• Disclosure of Gratuity Policies. For each order placed on a food delivery platform, the bill prohibits a food delivery application from soliciting a tip from a customer unless it discloses the amount or proportion of each gratuity provided to the delivery worker; and the way gratuities are provided, whether immediately or not, and whether in cash or not. See the law for more information.

Washington. House Bill 2076 provides for minimum per-trip payments, paid sick leave, and workers' compensation benefits for rideshare drivers. The law also ensures that these workers will maintain their status as independent contractors and that transportation network companies will be free from the imposition of additional requirements on their businesses by local governments. The law has several areas with future effective dates.

  • Beginning Dec. 31, 2022, transportation network companies are required to ensure a driver's total compensation is "not less than" $0.34 per passenger platform minute and $1.17 per passenger platform mile or $3.00 per dispatched trip, whichever is greater. Drivers with rides in cities with populations of more than 600,000, such as Seattle, will earn at least $0.59 per passenger platform minute and $1.38 per passenger platform mile or $5.17 per trip, whichever is greater.
  • Beginning Jan. 1, 2023, the Washington State Department of Labor and Industries will assess premiums for workers' compensation coverage for rideshare drivers.
  • Beginning Jan. 1, 2023, drivers will accrue one hour of paid sick leave for every forty hours worked, subject to the terms set forth in Washington's paid sick leave.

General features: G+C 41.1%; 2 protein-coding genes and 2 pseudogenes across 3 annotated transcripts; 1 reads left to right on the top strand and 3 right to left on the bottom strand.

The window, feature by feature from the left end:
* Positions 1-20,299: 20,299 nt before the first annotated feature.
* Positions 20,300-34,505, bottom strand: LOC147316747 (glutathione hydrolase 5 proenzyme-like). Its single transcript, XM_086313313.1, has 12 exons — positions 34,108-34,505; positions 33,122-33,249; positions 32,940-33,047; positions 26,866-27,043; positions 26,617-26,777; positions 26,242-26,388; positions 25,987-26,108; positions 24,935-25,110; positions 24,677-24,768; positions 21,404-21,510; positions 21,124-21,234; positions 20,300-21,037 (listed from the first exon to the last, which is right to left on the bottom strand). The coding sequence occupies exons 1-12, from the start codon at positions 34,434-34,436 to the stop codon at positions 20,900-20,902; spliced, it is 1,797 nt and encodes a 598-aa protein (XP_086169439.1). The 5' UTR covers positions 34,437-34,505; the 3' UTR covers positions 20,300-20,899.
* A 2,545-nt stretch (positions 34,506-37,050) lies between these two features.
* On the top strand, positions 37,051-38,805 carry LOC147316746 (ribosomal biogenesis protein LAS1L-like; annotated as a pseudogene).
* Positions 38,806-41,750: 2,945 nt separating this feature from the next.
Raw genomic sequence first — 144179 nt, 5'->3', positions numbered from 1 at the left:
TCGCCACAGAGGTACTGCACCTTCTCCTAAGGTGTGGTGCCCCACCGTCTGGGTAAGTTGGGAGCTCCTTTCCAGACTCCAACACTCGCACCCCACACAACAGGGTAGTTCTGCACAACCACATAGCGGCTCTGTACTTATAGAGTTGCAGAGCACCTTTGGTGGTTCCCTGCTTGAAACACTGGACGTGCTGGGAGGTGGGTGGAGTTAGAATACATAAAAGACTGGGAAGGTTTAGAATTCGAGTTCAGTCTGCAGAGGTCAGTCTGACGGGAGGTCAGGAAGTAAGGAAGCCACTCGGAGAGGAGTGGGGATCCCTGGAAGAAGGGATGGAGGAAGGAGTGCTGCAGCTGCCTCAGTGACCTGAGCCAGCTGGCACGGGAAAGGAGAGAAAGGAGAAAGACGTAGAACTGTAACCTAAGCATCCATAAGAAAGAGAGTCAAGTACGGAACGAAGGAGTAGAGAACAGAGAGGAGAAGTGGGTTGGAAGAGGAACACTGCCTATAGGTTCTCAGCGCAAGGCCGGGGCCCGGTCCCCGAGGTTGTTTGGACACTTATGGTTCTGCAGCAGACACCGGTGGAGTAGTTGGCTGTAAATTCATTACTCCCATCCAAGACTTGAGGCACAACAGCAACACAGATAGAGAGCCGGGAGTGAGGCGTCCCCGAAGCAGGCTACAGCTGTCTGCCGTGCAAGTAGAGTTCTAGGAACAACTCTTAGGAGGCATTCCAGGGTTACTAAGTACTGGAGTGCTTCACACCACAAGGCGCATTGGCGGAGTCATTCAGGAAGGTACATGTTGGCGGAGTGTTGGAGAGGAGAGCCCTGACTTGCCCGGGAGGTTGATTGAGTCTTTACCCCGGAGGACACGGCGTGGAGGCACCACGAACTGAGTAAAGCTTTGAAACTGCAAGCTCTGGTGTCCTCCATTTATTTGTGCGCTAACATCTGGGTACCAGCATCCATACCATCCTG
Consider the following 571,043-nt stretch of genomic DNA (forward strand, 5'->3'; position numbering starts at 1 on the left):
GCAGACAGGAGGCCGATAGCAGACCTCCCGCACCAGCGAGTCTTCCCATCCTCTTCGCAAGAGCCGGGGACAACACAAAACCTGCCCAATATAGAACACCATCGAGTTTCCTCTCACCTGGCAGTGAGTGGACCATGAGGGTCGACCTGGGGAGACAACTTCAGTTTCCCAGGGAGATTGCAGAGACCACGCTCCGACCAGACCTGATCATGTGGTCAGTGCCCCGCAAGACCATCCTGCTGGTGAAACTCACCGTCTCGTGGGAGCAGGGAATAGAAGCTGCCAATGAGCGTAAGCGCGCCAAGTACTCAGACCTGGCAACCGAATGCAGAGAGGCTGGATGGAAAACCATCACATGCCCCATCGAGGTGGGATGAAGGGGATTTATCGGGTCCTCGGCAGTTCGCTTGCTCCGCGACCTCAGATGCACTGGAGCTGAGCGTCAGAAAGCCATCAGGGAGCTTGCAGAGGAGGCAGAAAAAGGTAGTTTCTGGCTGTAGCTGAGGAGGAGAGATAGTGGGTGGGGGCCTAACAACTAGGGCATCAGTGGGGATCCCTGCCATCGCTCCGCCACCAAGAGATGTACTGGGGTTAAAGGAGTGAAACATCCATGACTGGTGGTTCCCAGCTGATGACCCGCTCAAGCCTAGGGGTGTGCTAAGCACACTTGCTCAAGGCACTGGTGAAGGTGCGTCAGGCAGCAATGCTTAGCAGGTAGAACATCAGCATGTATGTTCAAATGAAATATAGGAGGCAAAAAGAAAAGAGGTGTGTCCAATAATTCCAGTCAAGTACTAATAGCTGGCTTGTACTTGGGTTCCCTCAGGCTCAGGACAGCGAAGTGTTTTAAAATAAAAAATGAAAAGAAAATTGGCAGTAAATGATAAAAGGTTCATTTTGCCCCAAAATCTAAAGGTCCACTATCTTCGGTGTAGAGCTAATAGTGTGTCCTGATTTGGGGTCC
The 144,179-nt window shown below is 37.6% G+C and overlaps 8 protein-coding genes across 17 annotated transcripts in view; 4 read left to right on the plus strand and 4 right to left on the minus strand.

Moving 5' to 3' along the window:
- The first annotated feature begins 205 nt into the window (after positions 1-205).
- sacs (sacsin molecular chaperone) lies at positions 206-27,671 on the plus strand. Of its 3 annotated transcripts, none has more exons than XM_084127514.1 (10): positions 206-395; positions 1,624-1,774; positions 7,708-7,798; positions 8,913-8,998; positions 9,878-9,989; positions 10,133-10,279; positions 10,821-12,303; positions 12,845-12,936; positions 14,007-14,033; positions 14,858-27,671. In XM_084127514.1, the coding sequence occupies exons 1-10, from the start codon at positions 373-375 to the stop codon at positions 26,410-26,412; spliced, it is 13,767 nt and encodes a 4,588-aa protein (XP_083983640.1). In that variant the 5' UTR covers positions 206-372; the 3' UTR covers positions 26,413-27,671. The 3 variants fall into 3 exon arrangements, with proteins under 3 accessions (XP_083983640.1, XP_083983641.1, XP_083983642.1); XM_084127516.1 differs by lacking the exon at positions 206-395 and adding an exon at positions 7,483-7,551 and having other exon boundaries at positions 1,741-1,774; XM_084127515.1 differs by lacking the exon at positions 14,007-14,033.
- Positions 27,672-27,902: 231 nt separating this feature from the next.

The law maintains the independent contractor status of drivers in the state  See the law for more information.

Washington, Seattle. The Seattle City Council passed legislation that provides a pay floor and increased flexibility for gig workers who deliver meals, groceries and packages, and some on-demand service providers. The law sets a minimum wage that accounts for expenses incurred by workers, states that tips come on top of the wage, creates transparency for app-based companies that requires them to share information up-front regarding pay, tips, and details of each job, and prevents companies from penalizing workers based on the shifts and jobs that they accept. Taking effect in December 2023, the ordinance covers “network companies” with 250 or more app-based workers worldwide and applies to on-demand app-based delivery drivers. See the law for more information.

The law does not apply to marketplace workers, who preschedule and negotiate rates for their orders, or to transportation network rideshare drivers, who are already covered under a separate chapter of the Seattle Municipal Code which establishes minimum payments for minutes, miles and trips. See the law for more information. Marketplace workers are also covered under the Washington state law outlined above.

10. Why are universal rights for gig workers a racial justice issue?

Hispanic adults are more likely than other racial or ethnic groups to have done gig work: 30% of this group have ever earned money through an online gig platform, compared with 20% of Black adults, 19% of Asian adults and even smaller shares of White adults (12%). Overall and within age groups, Hispanic and Black Americans are more likely than White Americans to have ever earned money doing any online gig platform work. See the Pew Research Center for more information.